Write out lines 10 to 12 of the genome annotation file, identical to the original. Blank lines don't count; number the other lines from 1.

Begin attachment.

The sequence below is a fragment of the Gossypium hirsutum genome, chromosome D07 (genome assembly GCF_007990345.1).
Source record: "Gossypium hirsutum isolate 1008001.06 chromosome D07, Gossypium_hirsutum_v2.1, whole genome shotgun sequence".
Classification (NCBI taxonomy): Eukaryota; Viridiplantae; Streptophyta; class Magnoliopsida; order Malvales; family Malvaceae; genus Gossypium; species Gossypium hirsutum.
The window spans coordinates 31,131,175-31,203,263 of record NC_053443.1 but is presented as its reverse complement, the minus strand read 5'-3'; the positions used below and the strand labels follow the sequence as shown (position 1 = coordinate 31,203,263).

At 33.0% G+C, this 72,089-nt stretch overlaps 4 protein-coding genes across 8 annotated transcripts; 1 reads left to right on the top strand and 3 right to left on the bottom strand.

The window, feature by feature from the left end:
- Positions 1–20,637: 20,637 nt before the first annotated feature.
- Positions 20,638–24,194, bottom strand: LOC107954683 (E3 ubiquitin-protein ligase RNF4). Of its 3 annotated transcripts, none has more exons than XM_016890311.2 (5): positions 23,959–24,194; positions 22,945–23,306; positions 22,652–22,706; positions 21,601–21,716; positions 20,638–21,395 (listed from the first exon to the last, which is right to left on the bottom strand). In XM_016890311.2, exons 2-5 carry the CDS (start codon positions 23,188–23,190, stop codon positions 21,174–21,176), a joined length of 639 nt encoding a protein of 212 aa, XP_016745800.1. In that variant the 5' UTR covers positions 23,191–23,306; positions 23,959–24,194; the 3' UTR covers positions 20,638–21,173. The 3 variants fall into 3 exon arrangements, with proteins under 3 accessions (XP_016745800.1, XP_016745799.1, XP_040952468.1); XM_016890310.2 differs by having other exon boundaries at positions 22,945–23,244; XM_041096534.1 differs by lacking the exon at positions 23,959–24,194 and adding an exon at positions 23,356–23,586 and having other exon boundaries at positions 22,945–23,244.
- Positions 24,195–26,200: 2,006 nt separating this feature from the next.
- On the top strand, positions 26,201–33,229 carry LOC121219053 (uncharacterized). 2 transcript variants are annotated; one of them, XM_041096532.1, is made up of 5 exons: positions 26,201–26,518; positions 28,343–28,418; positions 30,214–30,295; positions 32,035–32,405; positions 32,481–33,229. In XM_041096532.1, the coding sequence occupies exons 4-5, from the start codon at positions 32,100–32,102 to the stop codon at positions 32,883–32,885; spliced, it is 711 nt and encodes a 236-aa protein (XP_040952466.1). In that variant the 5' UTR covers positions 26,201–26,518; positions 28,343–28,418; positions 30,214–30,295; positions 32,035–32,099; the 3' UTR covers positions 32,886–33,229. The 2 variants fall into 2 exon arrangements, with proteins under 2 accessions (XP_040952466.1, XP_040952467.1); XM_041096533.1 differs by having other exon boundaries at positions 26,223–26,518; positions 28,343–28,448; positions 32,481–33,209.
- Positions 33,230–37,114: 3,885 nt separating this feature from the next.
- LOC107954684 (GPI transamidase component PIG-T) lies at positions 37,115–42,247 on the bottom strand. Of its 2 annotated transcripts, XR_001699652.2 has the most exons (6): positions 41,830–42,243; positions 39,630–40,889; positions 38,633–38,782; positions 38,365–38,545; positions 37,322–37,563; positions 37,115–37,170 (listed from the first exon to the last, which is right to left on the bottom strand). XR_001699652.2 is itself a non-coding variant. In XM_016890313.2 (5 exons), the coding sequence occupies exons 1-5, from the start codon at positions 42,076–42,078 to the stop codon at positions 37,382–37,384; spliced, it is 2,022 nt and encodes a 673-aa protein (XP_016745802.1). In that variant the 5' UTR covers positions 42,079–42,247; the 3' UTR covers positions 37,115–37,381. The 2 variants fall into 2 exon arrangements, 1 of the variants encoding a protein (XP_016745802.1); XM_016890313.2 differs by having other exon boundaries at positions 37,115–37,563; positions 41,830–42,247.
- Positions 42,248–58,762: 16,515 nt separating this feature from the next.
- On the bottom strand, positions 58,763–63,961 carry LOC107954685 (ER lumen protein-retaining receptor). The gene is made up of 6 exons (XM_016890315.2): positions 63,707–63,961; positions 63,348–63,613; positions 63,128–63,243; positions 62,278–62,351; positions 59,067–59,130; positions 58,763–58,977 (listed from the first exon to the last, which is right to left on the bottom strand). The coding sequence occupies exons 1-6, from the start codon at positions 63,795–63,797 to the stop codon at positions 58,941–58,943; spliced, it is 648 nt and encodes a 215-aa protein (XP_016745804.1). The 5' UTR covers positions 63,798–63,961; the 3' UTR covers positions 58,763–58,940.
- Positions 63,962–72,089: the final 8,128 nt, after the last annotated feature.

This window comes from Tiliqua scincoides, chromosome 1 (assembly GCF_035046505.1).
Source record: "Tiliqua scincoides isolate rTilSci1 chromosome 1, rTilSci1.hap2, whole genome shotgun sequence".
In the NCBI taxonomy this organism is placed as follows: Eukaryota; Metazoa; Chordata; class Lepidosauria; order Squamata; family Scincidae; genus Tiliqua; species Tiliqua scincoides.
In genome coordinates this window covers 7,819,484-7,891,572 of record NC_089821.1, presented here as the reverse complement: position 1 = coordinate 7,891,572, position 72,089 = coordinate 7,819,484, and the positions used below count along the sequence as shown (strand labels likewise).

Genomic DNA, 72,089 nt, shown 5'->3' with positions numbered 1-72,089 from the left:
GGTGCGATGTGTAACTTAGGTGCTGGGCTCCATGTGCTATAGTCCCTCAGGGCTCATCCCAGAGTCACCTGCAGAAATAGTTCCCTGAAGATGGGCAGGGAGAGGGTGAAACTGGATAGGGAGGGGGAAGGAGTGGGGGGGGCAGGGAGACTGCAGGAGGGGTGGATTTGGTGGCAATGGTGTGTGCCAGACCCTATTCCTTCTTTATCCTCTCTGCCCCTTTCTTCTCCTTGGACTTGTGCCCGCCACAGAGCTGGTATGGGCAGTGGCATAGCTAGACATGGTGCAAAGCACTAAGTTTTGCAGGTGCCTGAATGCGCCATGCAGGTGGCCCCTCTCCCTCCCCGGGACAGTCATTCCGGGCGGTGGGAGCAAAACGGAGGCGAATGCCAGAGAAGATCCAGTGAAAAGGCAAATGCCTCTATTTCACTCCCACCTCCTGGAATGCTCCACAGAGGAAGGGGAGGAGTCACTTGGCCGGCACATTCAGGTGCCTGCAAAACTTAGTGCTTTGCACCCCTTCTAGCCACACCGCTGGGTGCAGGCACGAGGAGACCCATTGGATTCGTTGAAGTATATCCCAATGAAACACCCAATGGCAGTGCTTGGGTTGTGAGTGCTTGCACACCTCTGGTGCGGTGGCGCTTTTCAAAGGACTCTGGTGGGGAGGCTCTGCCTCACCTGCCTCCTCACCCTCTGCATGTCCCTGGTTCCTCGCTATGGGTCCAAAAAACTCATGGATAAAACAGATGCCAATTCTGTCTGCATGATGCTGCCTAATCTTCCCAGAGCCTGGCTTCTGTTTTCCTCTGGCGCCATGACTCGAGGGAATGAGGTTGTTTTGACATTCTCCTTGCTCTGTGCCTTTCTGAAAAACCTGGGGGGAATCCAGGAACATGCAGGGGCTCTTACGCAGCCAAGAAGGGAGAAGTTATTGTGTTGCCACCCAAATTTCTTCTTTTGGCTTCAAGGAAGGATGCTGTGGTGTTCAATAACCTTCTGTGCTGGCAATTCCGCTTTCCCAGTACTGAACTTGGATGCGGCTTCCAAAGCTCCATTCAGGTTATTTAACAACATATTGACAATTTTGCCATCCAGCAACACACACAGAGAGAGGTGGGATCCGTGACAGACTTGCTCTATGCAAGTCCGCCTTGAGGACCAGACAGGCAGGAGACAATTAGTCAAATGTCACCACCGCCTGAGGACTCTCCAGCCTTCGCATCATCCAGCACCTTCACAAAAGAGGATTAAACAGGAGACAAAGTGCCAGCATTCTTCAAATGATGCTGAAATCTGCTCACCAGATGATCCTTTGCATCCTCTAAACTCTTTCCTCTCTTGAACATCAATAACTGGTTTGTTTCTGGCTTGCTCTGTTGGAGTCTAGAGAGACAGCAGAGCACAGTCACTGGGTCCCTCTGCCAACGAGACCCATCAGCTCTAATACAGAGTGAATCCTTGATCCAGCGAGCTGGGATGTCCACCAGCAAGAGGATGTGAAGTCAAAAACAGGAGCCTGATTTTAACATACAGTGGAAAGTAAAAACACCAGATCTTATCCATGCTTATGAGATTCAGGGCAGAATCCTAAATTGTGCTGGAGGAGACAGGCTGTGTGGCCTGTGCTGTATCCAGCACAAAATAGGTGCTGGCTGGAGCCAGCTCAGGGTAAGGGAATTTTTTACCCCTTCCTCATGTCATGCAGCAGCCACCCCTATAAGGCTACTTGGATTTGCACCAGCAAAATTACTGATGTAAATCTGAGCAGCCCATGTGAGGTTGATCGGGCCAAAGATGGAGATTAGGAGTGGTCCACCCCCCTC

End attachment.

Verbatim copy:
- On the top strand, positions 26,201–33,229 carry LOC121219053 (uncharacterized). 2 transcript variants are annotated; one of them, XM_041096532.1, is made up of 5 exons: positions 26,201–26,518; positions 28,343–28,418; positions 30,214–30,295; positions 32,035–32,405; positions 32,481–33,229. In XM_041096532.1, the coding sequence occupies exons 4-5, from the start codon at positions 32,100–32,102 to the stop codon at positions 32,883–32,885; spliced, it is 711 nt and encodes a 236-aa protein (XP_040952466.1). In that variant the 5' UTR covers positions 26,201–26,518; positions 28,343–28,418; positions 30,214–30,295; positions 32,035–32,099; the 3' UTR covers positions 32,886–33,229. The 2 variants fall into 2 exon arrangements, with proteins under 2 accessions (XP_040952466.1, XP_040952467.1); XM_041096533.1 differs by having other exon boundaries at positions 26,223–26,518; positions 28,343–28,448; positions 32,481–33,209.
- Positions 33,230–37,114: 3,885 nt separating this feature from the next.
- LOC107954684 (GPI transamidase component PIG-T) lies at positions 37,115–42,247 on the bottom strand. Of its 2 annotated transcripts, XR_001699652.2 has the most exons (6): positions 41,830–42,243; positions 39,630–40,889; positions 38,633–38,782; positions 38,365–38,545; positions 37,322–37,563; positions 37,115–37,170 (listed from the first exon to the last, which is right to left on the bottom strand). XR_001699652.2 is itself a non-coding variant. In XM_016890313.2 (5 exons), the coding sequence occupies exons 1-5, from the start codon at positions 42,076–42,078 to the stop codon at positions 37,382–37,384; spliced, it is 2,022 nt and encodes a 673-aa protein (XP_016745802.1). In that variant the 5' UTR covers positions 42,079–42,247; the 3' UTR covers positions 37,115–37,381. The 2 variants fall into 2 exon arrangements, 1 of the variants encoding a protein (XP_016745802.1); XM_016890313.2 differs by having other exon boundaries at positions 37,115–37,563; positions 41,830–42,247.